“I think the state could save millions of dollars by not having it as an income,” he said.
Under the current law, four legislators can carpool and all collect mileage payments, which Formica said "flies in the face" of the law's intent to offset the wear and tear on the car and gas mileage.
State Sen. Cathy Osten, D-Sprague, co-chair of the Appropriations Committee, said she has received many bills pertaining to state employee benefits. She plans to have a public hearing, which will include anything that impacts state employees, and people can then make their positions known, but so far she has not heard from anybody about the proposed mileage bill.
State Rep. Mike France, R-Ledyard, is co-sponsoring H.B. 5336, a bill introduced by state Rep. William Petit, R-22nd District, and referred to the Government Administration and Elections Committee, to restrict the transportation allowance only to legislators who drive a vehicle to the Capitol, or another location for a public hearing or meeting. He said Connecticut is an "outlier" in how it handles mileage for legislators. In most states, legislators have to incur the expense and can't be a passenger in a carpooling vehicle to collect mileage, and also, most states have a lower mileage reimbursement, he said.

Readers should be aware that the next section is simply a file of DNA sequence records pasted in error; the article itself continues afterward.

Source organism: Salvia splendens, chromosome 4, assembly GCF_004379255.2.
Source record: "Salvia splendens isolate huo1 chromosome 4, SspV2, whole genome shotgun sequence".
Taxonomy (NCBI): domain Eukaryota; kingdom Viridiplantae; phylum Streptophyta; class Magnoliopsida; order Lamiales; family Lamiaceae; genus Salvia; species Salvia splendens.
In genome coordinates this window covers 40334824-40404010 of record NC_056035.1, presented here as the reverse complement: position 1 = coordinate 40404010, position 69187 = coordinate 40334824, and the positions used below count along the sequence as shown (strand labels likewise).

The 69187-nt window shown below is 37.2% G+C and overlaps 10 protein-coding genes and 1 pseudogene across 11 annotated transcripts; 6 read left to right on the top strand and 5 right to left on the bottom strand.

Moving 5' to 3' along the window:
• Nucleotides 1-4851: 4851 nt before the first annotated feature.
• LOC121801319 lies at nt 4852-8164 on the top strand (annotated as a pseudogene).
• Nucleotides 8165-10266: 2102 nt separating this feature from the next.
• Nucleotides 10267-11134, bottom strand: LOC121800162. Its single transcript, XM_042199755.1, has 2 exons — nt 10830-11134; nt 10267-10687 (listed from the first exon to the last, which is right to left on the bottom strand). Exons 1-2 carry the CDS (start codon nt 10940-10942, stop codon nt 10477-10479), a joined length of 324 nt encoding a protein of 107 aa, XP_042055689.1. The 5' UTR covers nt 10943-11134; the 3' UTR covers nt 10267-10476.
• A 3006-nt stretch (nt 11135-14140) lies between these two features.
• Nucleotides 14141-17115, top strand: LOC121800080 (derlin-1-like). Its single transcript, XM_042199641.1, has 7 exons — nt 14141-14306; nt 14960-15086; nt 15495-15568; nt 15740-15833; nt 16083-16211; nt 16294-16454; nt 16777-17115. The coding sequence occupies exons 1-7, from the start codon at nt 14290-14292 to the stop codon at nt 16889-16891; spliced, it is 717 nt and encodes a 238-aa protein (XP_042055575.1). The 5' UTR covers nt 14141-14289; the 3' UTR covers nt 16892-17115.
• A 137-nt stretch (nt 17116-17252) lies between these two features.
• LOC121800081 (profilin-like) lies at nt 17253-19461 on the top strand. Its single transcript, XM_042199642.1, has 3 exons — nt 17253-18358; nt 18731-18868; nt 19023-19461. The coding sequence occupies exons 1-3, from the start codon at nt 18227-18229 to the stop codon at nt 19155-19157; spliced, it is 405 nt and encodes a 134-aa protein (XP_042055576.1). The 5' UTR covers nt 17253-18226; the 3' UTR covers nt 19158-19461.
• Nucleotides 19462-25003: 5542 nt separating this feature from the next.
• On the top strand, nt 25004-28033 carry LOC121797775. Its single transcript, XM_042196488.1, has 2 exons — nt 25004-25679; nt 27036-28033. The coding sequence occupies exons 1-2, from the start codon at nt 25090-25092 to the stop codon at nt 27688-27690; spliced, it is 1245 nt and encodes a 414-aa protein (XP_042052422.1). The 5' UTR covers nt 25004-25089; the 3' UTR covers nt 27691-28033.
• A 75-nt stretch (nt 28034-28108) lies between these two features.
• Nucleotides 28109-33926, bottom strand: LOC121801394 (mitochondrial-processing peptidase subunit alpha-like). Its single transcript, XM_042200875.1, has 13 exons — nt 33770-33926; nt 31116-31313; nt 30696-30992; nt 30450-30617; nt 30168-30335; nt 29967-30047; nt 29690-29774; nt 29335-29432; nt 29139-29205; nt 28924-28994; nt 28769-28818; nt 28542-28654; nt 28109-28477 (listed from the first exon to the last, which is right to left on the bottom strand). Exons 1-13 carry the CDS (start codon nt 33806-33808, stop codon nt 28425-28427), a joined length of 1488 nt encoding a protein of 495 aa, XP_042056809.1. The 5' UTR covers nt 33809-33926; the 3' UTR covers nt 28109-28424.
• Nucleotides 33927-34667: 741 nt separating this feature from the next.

When asked for comment regarding the proposed bills, Conley said she doesn't serve on the committees where the bills have been introduced so she doesn't deal with them on a day-to-day basis. But she said heard a lot about the mileage when she broke her leg and she thinks a lot of unfair statements were said about people with disabilities.
She said many people in her district are dealing with blindness or have other reasons they can't physically drive, but still have to get to work and are entitled to receive a travel expenditure. Similarly, a member of the General Assembly may have a temporary or permanent disability, and if the legislator has to pay for transportation to get to the Capitol, then the legislator should be entitled to a travel expenditure.
"I fully understand a desire to be mindful with state money and a desire to talk about if more than one person is carpooling only one gets mileage, but I do want to make sure that we understand people have disabilities and have to get around by various means," Conley said.
Somers suggested that perhaps there could be a caveat to reimburse Uber receipts in certain circumstances if a legislator has a permanent disability.
Meanwhile, Connecticut legislators have introduced several other bills this session to exclude mileage from legislators' salaries in calculating pensions.
State Rep. Holly Cheeseman, R-East Lyme, who has proposed H.B. 5006 to remove the mileage allowance from pension calculations, has proposed a similar bill every year, since reading about the pension issue before she was elected in 2016. With the issue gaining more attention recently, she hopes the bill will be taken up for a public hearing.
Cheeseman said that while a mileage payment can be useful to reimburse the legislator for “the wear and tear” placed on his or her vehicle, she finds it ridiculous to bundle the payment into a legislator’s salary to count toward his or her pension.
“I’m not going to underplay the hard work that goes on up here and the many hours people spend,” she said. “On the other hand, I simply don’t feel adding mileage reimbursement to your salary is warranted.”